Wednesday, 11 March 2009

Hammershaimb, Aasen, Aavik

Linguistics, the nation and literature.

I regard myself as a literary translator, rather than a linguist as such, but certain linguistic phenomena interest me, such as the creation and restitution of languages. This is where linguistics meets social, and especially literary, needs.

The three men listed in the title are by no means the only linguists who have actually built and formed parts of their respective languages, but they are representative of people who felt it their duty to do something for the written language of their respective countries, so that it would become a usable national language - not least that a national literature could be written in them.

Ivar Aasen (1813-1896) started of what was to become nynorsk. Venceslaus Hammershaimb (1819-1909) created a new spelling for Faroese so that it could become a viable written language. Johannes Aavik (1880-1973) even created neologisms and used Finnish calques to expand the Estonian language, also to make it more suited to writing literature.

Their efforts are not to be divorced from a national (language) consciousness, first perhaps hinted at by Johann Gottfried Herder (1744-1803), who had moved from East Prussia to Riga and was maybe the first leading poet and intellectual to make people, in this case in the Baltic countries, aware of the fact that what many regarded as mere peasant dialects and idioms could be turned into literary languages, by drawing on oral folk tales and poems, committing them to paper, and using words to be found there when writing new poetry. His efforts in turn sparked off the work of, for instance, Johann Snellman (1806-1881) and Elias Lönnrot (1802-1884) in Finland, and Friedrich Kreutzwald (1803-1882) in Estonia.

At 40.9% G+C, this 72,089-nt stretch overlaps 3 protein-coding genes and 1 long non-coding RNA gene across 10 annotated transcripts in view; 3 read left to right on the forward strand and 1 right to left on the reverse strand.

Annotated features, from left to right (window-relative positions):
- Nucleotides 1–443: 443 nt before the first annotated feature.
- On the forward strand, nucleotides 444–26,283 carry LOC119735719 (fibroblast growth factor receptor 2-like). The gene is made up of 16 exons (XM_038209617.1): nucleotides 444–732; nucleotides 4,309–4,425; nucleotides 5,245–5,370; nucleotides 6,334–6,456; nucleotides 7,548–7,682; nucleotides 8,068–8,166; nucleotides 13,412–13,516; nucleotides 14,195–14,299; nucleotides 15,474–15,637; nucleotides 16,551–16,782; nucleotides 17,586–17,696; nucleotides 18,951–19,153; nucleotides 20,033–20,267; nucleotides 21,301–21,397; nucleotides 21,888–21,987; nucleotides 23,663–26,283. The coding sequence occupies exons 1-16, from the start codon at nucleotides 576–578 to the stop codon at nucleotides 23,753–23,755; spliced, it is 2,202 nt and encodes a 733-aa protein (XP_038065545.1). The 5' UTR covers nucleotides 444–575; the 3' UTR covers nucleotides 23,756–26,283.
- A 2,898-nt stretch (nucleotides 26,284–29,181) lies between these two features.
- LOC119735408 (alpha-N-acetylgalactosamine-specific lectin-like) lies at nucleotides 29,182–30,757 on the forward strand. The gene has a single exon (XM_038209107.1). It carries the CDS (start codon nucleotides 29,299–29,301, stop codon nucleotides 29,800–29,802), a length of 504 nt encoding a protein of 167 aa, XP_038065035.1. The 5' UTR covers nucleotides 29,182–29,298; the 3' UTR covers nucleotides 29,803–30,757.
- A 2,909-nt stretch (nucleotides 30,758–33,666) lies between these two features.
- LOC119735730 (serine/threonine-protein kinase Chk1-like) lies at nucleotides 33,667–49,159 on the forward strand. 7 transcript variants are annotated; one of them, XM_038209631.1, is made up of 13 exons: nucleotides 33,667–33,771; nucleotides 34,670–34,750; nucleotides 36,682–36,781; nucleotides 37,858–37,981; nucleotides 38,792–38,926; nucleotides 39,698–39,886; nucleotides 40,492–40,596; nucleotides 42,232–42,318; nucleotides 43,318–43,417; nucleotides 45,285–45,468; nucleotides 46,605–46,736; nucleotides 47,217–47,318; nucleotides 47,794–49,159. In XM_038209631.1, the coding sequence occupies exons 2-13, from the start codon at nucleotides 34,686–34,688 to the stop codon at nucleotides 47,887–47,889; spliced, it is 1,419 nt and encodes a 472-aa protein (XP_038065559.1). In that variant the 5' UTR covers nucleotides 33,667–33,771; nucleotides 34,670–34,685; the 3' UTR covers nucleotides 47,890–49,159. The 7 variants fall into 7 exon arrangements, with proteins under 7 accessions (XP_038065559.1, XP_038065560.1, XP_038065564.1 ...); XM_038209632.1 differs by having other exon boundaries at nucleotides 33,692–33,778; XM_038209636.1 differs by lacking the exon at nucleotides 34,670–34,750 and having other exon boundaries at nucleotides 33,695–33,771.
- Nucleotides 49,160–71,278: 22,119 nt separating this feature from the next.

For more details on all these linguists and men of letters, you can turn to Google. The phenomenon of raising the dignity of a national language is not restricted to northern countries alone. The same was done with, for example, what was to become modern Hebrew, and Afrikaans, which was in effect a breakaway dialect of Dutch.

But my point is that when all these linguistic efforts were made to consolidate national languages, literature, at first poetry, later novels, were an essential and symbiotic part of the efforts. I wonder how linguists, anno 2009, would go about the same tasks. Would literature, as such, still play an equally major part?

2 comments:

  1. I think that Herder is a fascinating character, but I've yet to find a decent book that goes into an examination of his role in laying the foundations of national consciousness in the North - especially in Finland, where he was undoubtedly a major influence on figures like Snellman.

    And no, literature would not play a major part today - it would all be government commissions and statistics.

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  2. Thanks for that, David. In the introductory part of the large Estonian-English dictionary (1982, reprint 1992) collated by lexicographer Paul F. Saagpakk, there is a separate article on the theme of "Linguistic innovation in Estonian".

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